5 Website Design Tips for Small Businesses
A website build can be a big investment for a small business, so it’s crucial to make the most of the resources and money you put into your project. A new website means lot of excitement, and it can be tempting to jump in headfirst. With a little bit of extra planning before you make that leap, you can ensure that your project runs smoothly and that the finished product is a site that serves your business and is easy for you to update and maintain.
Ready to build a new website for your small business? Follow these five tips for a successful project:
#1: Choose Your Vendor Wisely
Chances are pretty good that you’re going to hire someone to build your new site, and this is an area where it definitely pays to do your research. How long has the web development company been around? Their longevity speaks both to their level of expertise and the potential for a successful business relationship. If you sign a contract and they close shop the next day, where does that leave you?
Another thing to consider is the vendor’s response rate and helpfulness. Do they respond to emails? Do they answer phone calls? If their responsiveness is bad during your site build, it will probably be worse after your website is live. Make sure they’ll be there when you need them!
If you know you’ll need long-term assistance with marketing and updating your website, look for a vendor that offers additional services like search engine optimization and email marketing. A trusted partner for your build can be a trusted partner for future promotion.
#2: Know Your Goals and Your Budget
In order for your shiny new website to work for your business, it has to meet your overall business goals. That being said, you need to identify these before you begin your project so you can communicate them to your vendor. What do you want people to do when they visit your site? Fill out a form? Call you on the phone? And how will your site show that you’re the best at what you do? All of these things affect the layout, design, and content of your final site, so it’s important that you address them early on in the process. Otherwise, you could wind up spending a pretty penny on a site that misses the mark.
You should also have a solid understanding of your budget and some realistic expectations. Make a list of must-haves and extras so you know what needs to be factored into the final dollar amount and what can wait until later.
It’s a good idea to set some money aside for research and planning. This will help your vendor get the strategy behind your website right, meaning you’ll have a lower-cost product with high-quality ideas and info when all is said and done.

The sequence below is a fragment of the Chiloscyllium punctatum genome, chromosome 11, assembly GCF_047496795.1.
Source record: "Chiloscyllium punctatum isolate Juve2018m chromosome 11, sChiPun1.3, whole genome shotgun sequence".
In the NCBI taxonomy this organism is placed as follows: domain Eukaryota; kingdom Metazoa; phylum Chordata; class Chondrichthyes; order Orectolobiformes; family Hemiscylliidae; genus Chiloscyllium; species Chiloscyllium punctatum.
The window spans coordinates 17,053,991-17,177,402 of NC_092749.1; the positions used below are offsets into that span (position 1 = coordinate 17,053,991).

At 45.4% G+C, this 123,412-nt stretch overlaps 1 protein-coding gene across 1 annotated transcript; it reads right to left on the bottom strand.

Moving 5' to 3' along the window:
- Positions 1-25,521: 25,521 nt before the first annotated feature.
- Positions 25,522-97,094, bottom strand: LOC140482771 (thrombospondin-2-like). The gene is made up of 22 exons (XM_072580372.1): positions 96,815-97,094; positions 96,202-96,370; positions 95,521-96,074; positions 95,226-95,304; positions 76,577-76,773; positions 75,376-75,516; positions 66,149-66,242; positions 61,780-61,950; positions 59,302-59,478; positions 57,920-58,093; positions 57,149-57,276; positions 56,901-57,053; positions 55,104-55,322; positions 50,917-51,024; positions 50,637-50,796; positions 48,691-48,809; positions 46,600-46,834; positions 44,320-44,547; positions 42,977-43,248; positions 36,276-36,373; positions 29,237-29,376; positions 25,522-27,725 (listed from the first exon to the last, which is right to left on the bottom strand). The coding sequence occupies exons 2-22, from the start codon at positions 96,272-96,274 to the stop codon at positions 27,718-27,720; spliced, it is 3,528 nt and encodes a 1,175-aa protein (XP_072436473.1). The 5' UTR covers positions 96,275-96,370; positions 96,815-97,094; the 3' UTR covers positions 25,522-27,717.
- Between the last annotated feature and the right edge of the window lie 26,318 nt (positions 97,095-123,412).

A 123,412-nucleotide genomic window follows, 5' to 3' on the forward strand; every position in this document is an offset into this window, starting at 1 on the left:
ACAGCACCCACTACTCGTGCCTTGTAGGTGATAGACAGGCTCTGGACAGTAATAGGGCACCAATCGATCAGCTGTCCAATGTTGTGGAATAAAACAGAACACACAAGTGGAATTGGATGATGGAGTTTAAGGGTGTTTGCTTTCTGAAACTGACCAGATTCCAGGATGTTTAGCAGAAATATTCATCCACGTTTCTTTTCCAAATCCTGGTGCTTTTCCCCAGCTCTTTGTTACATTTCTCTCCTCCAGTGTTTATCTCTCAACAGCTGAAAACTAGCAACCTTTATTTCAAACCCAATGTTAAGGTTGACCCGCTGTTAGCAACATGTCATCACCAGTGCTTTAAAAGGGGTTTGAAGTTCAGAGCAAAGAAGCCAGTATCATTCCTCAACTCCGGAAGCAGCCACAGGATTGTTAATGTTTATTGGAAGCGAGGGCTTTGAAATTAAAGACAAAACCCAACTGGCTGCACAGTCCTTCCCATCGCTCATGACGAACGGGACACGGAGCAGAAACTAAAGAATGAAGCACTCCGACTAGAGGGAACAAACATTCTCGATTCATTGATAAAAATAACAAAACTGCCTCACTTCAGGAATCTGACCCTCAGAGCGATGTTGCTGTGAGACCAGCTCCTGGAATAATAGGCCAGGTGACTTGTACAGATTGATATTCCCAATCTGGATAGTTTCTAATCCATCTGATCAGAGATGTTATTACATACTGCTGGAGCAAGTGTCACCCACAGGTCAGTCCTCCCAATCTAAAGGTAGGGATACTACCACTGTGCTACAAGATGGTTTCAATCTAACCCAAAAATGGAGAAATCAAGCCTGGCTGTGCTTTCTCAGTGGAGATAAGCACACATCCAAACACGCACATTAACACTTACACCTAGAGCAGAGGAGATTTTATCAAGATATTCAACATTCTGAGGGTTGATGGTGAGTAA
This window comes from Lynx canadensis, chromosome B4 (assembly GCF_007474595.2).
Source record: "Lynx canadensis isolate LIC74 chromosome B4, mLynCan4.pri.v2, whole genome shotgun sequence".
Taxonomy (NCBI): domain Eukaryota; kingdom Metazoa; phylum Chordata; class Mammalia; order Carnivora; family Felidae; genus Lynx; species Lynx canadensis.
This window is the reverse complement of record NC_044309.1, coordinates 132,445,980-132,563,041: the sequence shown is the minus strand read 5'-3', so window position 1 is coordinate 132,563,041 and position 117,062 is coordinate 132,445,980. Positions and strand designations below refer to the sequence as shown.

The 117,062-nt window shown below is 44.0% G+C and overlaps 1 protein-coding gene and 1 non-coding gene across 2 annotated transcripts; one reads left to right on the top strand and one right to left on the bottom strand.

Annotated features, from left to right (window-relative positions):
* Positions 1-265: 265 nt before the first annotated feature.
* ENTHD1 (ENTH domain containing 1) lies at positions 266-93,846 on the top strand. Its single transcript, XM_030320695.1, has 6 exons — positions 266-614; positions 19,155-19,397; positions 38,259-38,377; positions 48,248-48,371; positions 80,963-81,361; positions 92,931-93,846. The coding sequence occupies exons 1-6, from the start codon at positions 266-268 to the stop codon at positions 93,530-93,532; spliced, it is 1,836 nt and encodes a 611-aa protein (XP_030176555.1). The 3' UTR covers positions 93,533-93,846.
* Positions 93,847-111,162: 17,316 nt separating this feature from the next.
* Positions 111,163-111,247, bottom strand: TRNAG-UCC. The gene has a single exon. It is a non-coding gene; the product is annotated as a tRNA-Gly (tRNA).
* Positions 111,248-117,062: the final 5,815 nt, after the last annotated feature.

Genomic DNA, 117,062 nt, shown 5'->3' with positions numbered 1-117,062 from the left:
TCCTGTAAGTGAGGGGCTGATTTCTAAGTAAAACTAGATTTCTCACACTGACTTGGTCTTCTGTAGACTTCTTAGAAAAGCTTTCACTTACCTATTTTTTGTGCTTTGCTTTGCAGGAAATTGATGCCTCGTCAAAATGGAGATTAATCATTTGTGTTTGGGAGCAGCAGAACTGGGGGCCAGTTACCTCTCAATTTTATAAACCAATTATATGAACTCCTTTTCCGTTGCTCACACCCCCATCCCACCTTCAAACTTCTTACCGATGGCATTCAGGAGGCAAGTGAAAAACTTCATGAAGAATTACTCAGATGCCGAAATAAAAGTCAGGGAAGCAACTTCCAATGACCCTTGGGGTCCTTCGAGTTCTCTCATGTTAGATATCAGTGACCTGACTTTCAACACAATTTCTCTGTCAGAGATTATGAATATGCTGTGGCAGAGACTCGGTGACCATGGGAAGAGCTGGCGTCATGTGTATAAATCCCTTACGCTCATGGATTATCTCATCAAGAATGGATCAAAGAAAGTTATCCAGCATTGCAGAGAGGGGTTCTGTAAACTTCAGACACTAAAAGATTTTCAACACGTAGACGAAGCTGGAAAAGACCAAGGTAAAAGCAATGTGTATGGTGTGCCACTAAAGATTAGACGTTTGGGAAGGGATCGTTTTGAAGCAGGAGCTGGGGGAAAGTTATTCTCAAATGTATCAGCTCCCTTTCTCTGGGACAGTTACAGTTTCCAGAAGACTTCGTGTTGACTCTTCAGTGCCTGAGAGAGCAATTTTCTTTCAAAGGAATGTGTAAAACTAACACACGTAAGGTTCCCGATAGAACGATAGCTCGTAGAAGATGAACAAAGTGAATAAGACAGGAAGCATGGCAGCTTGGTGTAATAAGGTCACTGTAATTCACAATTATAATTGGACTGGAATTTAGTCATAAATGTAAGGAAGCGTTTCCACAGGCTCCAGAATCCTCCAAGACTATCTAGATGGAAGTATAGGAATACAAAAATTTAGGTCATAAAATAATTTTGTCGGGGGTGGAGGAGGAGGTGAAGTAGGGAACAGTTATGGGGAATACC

Keep in mind that you’ll get what you pay for. A low-cost build means there isn’t much time for your vendor to devote to your project, so don’t expect the world. Conversely, if you’re paying a fair price, you deserve to be treated with the respect that commands.
#3: Ask Questions
This website is going to be your baby and your responsibility, so you need to know the ins and outs of how it functions. Before the project starts, make sure you’ll own your domain and have access to your hosting information. If you leave these with your vendor, things can get tangled down the road. Also ask about the hosting company used and make sure they’re a trusted one with minimal downtime. Your site won’t do anyone any good if it’s not displaying due to server issues.
Your site will also likely be built on a content management system (CMS), which makes it easy for you to add and change content without knowing how to code. Ask plenty of questions about your new CMS. Learn about its security and features, including its search engine optimization capabilities. If you haven’t used the system before, make sure your vendor will provide training so you know how to make the most of your new site.
#4: Be Responsive
Communication is key to a web design project, especially when you’re working with a vendor. A good vendor will keep their deadlines, and it’s up to you to keep your end of the bargain. Schedules can change, so be sure to let your vendor know if you won’t be able to meet a deadline. This way, they can keep other work going in the background and help you stay as close to your intended go live date as possible. Don’t let yourself become a roadblock!
In this day and age, your website needs to be responsive, too. That’s industry speak for a site that’s mobile friendly and is easy to read on any device: desktop, tablet, smartphone. This impacts your visitors’ experiences and your visibility in the search engines. If your vendor isn’t using responsive design, they’re behind the times.
#5: Invest Your Time, Too
Investing in your website isn’t just about money. Don’t let your content be an afterthought. This is the backbone of your site, and it’s ultimately how you’ll generate leads online. Quality content and high user engagement are critical to visibility in Google, Bing, and Yahoo. Dedicate the time and resources necessary to crafting copy that informs and converts and to getting visually appealing images. If you don’t have the resources to tackle these tasks, ask your vendor for assistance or recommendations.
Remember, too, that you can’t launch your site and forget about it. Make website upkeep and maintenance a priority. Add fresh content and stay on top of usability issues. Your site visitors will thank you.
Your Website is Just the Beginning
Getting a brand new website is a big step, but it’s just part of the battle. As a small business, it’s important that you promote yourself both online and off to get customers in your door. Couple your snazzy site and digital efforts with good, old-fashioned PR, community engagement, and word of mouth, and you can watch the leads roll in!